The worldwide IT economy will rebound strongly by 2006, according to research analysts Gartner.
Gartner CEO Michael Fleischer claimed that most enterprises will soon change their strategic focus from cutting costs and protecting profits to aggressively driving growth.
Speaking at the Gartner Symposium in Sydney on Tuesday, Fleischer said the Gartner forecast was based on a "confluence of major events and emergent new technologies".
On the major events side, Gartner is heavily backing a continuing expansion of the US economy with a strong lift in gross domestic product to liberate the wallets of CEOs, whose businesses will experience sustained growth over the next three years.
The CEO showed a selection of economic predictions taken from the CIA's 'Global Insight' report to support his case.
He compared the ability of enterprises to change with the economic times to the perils of steering a motorcycle fast through turns – businesses that were unable to adapt to growth in time would end up eating gravel, he said.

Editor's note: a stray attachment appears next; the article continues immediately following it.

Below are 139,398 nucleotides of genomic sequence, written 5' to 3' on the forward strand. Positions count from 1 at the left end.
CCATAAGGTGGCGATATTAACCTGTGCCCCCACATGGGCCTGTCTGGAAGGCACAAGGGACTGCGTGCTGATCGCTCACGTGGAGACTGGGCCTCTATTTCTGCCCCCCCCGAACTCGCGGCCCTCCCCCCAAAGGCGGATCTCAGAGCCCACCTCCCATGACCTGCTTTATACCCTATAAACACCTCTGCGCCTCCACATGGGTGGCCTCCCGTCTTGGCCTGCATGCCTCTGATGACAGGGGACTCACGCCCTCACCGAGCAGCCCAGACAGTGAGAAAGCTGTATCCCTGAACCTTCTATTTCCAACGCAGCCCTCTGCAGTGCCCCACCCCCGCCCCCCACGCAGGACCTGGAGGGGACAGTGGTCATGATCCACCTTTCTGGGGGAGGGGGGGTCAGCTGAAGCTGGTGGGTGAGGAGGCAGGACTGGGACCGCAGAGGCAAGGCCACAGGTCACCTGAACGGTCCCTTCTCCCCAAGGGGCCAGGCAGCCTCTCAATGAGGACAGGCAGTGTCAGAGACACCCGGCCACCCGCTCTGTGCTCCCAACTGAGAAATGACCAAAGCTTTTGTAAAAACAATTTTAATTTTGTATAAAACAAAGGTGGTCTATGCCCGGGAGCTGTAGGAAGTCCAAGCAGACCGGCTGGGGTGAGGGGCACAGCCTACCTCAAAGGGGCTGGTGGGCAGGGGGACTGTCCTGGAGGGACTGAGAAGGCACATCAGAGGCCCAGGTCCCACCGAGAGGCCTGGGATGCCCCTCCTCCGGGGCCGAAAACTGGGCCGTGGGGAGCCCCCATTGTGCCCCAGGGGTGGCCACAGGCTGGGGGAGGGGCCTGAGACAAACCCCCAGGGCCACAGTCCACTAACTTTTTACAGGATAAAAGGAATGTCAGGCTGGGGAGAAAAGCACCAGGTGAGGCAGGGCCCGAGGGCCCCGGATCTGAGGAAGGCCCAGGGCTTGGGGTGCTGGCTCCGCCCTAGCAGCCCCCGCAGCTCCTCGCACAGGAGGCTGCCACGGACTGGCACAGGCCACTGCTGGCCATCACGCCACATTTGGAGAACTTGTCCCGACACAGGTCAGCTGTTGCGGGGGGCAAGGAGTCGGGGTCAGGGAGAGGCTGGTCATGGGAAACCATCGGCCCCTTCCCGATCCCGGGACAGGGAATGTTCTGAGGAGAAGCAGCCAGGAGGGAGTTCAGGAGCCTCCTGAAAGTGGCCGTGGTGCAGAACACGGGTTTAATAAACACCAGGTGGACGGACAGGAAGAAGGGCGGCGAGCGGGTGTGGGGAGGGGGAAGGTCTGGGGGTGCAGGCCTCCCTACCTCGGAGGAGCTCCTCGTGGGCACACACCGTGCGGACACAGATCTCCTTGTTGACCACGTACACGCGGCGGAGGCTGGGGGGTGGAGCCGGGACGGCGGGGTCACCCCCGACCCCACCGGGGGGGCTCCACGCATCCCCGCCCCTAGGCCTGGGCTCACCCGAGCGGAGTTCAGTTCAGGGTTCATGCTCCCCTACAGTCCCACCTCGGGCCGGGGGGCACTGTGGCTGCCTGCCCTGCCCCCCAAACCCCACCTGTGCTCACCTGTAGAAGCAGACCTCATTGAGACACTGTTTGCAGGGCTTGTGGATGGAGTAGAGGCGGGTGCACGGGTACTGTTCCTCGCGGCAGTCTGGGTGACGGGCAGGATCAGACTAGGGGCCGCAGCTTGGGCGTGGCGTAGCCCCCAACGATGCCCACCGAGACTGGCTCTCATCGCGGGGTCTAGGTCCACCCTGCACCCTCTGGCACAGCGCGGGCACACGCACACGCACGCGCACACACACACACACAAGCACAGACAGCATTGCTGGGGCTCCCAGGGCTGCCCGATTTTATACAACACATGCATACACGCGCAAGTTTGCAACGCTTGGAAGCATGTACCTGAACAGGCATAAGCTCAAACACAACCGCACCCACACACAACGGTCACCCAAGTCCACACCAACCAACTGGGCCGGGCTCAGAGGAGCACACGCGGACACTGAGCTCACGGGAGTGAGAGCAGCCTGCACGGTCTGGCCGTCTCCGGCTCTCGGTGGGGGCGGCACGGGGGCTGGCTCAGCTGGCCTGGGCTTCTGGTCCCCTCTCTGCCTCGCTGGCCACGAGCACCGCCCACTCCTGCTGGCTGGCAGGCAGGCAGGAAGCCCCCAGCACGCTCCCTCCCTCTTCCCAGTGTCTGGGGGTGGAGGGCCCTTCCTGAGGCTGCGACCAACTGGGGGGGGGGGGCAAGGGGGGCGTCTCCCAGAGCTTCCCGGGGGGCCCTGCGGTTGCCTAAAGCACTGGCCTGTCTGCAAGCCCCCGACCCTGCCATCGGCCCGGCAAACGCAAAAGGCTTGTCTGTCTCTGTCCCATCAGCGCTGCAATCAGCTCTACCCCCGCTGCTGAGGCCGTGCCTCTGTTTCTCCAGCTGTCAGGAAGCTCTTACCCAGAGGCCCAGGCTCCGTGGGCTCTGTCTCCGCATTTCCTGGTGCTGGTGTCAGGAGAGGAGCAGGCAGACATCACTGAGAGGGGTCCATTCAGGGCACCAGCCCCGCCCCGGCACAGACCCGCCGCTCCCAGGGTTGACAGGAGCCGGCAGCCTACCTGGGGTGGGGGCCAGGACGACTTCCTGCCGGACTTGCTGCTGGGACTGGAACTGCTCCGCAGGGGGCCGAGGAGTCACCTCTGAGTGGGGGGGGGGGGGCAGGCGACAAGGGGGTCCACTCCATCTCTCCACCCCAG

"What is true on a motorcycle is true in business. If you close you eyes for ten seconds, you’re fine – if the road is straight. If there’s a curve in the road, you’re dead," Fleischer said.
Fleischer nominated four key growth technologies: secure wireless broadband; very low-power-consumption mobile devices (and screens), easy access to real-time infrastructure, and the widespread pervasion of service-oriented architectures.
Fleischer said that some of the most immediate manifestations of these technologies were now being experienced in the transport and logistics industries, which are rapidly deploying RFID (radio-frequency identification) systems to manage goods on a real-time basis.
"The ability to identify, track and log in real-time will make a huge difference to the transport industry," Fleischer said.
To survive the new wave of growth, Fleischer urged IT managers and enterprises to upgrade their skill sets in line with the predicted trends, saying that those who invest now will be "very well rewarded".
"By 2006 the next wave of technology will fuel in stunning ways. By 2006 the ramifications will be huge," Fleischer said.